The Topography of Desire: Classical Poetry, Photography and Male Bonding in 1910s China
Shengqing Wu, Wesleyan University
Discussant: Catherine Yeh, Associate Professor of Chinese, Boston University
Shengqing Wu investigates the relationship between image and text, specifically photographic images vis-à-vis classical-style poetry. She will address the critical question of how photography as a modern visual medium led to subtle changes in traditional poetic writing, as well as to an entirely new artistic admixture, namely the practice of inscribing photographs with poems. Next, she analyzes the function of heterosexual desire in male bonding that involved the circulation and exchange of poems inscribed on photographs of gendered images. Primary examples include the artistic life of Su Manshu and the compositions of members of the Southern Society written on photos of Feng Chunhang and Lu Zimei, two Beijing opera dan actors. By tracing the circulation and consumption of “female” images by male intellectuals and revolutionaries, Professor Wu reveals the significance of qing as a social practice and compelling force for cultural transformation in China at the beginning of the twentieth century.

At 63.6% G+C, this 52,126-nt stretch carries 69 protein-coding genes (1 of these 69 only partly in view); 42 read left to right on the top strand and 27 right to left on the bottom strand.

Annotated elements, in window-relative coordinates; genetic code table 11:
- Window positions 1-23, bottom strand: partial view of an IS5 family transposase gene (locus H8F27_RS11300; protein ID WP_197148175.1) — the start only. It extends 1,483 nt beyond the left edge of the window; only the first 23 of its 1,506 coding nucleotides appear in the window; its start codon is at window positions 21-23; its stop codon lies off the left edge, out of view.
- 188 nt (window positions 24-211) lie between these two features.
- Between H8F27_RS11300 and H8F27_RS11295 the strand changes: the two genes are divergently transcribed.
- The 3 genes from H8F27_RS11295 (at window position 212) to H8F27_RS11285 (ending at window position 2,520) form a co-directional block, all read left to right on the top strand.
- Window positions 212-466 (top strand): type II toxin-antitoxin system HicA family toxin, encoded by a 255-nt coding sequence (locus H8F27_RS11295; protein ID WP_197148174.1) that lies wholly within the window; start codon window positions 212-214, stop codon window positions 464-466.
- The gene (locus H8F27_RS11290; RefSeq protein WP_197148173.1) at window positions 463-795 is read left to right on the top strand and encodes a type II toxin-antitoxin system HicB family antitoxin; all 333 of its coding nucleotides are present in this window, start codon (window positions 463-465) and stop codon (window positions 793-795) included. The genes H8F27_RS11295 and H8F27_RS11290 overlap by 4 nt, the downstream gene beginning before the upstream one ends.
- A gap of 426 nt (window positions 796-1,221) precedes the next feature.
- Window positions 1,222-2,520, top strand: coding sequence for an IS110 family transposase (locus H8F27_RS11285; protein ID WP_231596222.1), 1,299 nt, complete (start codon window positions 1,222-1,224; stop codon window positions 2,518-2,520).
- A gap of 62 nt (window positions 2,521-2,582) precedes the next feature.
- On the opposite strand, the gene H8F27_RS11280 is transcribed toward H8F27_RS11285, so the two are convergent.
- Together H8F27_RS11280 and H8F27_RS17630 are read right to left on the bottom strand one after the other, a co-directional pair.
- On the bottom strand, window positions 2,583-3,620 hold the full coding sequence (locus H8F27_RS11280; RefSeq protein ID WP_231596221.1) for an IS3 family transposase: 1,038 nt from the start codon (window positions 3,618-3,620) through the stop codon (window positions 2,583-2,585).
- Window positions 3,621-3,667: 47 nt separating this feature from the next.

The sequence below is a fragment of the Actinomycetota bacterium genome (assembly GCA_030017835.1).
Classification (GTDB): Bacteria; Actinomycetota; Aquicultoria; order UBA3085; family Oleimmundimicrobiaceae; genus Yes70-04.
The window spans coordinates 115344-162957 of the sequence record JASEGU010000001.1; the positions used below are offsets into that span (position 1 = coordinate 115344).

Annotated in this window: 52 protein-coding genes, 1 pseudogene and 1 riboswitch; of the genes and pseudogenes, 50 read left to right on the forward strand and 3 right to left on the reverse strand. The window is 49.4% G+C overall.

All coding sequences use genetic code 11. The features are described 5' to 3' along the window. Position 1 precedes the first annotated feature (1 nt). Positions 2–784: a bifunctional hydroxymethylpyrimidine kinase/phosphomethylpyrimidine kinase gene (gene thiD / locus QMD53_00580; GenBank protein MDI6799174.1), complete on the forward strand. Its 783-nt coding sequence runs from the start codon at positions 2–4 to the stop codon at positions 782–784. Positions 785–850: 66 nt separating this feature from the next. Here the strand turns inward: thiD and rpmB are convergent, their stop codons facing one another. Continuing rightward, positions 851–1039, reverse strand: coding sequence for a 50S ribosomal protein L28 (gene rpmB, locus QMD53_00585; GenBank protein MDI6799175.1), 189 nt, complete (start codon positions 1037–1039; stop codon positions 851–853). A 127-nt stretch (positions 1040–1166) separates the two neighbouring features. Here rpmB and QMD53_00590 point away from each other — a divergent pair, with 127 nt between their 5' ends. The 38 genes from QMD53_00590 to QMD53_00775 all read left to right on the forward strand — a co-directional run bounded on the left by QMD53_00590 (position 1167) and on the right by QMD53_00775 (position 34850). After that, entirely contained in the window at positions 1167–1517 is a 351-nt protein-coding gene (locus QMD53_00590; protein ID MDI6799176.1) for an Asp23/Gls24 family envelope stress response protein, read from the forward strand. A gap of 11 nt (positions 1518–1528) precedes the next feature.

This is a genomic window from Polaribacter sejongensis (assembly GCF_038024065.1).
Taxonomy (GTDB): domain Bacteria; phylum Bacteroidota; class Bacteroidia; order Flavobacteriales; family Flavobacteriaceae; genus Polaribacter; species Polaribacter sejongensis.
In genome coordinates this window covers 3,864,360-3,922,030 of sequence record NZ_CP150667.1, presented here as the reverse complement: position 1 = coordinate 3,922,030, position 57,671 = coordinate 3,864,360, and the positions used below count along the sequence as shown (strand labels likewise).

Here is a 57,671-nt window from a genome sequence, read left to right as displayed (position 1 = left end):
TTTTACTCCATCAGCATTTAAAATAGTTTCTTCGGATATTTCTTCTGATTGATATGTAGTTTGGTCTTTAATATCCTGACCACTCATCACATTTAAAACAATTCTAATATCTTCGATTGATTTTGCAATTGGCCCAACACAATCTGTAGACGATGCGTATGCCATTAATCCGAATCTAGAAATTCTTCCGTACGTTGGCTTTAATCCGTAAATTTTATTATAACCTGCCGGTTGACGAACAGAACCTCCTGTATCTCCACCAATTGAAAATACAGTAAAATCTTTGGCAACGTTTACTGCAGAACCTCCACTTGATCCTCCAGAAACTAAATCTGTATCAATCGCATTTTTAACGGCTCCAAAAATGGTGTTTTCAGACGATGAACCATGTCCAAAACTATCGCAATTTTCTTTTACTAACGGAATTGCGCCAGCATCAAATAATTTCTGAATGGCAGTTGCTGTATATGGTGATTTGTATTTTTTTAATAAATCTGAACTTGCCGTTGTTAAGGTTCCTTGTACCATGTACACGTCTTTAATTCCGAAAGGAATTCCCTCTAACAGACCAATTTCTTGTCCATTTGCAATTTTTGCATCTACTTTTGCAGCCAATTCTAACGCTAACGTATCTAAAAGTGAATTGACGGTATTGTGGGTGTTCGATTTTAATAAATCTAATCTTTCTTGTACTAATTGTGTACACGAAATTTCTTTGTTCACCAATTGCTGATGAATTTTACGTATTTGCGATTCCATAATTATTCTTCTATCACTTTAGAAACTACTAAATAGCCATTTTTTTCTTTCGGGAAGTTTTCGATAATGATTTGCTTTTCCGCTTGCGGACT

Shengqing Wu is assistant professor of Chinese literature at Wesleyan University. She was an An Wang postdoctoral fellow at the Fairbank Center in 2005-06. She is finishing a book manuscript titled “Modern Archaics: Perspectives in Classical Chinese Poetry 1900-1937.”
Location: CGIS South, Room S153
1730 Cambridge Street, Cambridge, MA